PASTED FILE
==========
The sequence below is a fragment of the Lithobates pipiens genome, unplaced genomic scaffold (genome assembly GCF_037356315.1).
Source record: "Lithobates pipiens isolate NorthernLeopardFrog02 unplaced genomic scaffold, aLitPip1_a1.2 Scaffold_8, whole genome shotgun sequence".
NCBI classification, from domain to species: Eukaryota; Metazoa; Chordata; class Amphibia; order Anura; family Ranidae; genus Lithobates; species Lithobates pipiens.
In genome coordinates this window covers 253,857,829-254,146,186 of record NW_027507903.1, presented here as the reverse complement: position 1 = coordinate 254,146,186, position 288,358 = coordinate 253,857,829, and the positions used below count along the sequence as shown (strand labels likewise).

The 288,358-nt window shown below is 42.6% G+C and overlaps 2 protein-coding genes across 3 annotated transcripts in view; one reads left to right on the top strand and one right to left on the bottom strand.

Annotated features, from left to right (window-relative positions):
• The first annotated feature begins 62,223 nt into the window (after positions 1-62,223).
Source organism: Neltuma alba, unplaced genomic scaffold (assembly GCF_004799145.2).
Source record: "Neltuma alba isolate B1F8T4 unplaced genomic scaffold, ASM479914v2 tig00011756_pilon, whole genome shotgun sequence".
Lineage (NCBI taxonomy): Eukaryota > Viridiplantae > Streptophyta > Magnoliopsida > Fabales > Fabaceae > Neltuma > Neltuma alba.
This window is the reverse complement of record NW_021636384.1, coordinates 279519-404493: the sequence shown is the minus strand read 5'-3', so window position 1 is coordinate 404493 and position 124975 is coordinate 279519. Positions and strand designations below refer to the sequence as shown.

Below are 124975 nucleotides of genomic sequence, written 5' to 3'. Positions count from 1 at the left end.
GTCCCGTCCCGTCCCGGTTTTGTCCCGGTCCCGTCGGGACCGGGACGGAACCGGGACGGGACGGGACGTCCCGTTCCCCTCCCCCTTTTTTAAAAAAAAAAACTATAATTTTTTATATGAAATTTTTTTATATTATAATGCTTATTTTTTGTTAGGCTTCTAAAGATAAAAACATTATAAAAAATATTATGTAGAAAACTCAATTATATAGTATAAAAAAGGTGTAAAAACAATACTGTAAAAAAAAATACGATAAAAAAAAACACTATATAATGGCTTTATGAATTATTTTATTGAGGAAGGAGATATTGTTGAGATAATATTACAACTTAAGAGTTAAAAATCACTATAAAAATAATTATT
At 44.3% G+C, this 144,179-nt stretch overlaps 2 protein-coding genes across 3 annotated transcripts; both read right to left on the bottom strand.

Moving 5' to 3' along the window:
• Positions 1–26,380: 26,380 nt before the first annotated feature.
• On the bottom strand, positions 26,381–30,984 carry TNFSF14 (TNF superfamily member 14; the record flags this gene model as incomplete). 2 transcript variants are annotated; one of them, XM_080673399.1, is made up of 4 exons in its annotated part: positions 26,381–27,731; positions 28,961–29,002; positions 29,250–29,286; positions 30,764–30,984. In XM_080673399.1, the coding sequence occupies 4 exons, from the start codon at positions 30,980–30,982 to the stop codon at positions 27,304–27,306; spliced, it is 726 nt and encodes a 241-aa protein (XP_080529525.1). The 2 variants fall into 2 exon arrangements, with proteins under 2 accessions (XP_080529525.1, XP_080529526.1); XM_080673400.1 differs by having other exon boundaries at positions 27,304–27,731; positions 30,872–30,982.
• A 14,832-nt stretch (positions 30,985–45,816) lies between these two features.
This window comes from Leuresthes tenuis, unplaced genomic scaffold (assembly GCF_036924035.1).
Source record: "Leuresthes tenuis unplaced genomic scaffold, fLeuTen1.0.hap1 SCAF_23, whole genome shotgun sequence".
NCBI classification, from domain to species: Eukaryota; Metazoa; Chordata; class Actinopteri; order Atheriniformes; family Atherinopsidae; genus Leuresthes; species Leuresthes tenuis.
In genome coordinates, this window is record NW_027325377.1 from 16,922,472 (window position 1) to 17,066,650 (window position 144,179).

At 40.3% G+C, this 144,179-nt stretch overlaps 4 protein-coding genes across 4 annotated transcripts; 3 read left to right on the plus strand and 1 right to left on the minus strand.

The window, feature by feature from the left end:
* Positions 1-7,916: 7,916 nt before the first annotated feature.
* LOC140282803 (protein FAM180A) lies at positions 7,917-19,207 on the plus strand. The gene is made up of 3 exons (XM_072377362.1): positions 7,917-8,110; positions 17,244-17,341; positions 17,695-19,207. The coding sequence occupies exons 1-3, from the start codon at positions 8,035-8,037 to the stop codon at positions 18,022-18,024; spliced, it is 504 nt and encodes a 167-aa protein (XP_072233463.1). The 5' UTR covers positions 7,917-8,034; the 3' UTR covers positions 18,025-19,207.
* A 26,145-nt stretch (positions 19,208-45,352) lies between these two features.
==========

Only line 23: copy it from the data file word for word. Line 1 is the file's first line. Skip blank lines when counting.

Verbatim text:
At 40.3% G+C, this 144,179-nt stretch overlaps 4 protein-coding genes across 4 annotated transcripts; 3 read left to right on the plus strand and 1 right to left on the minus strand.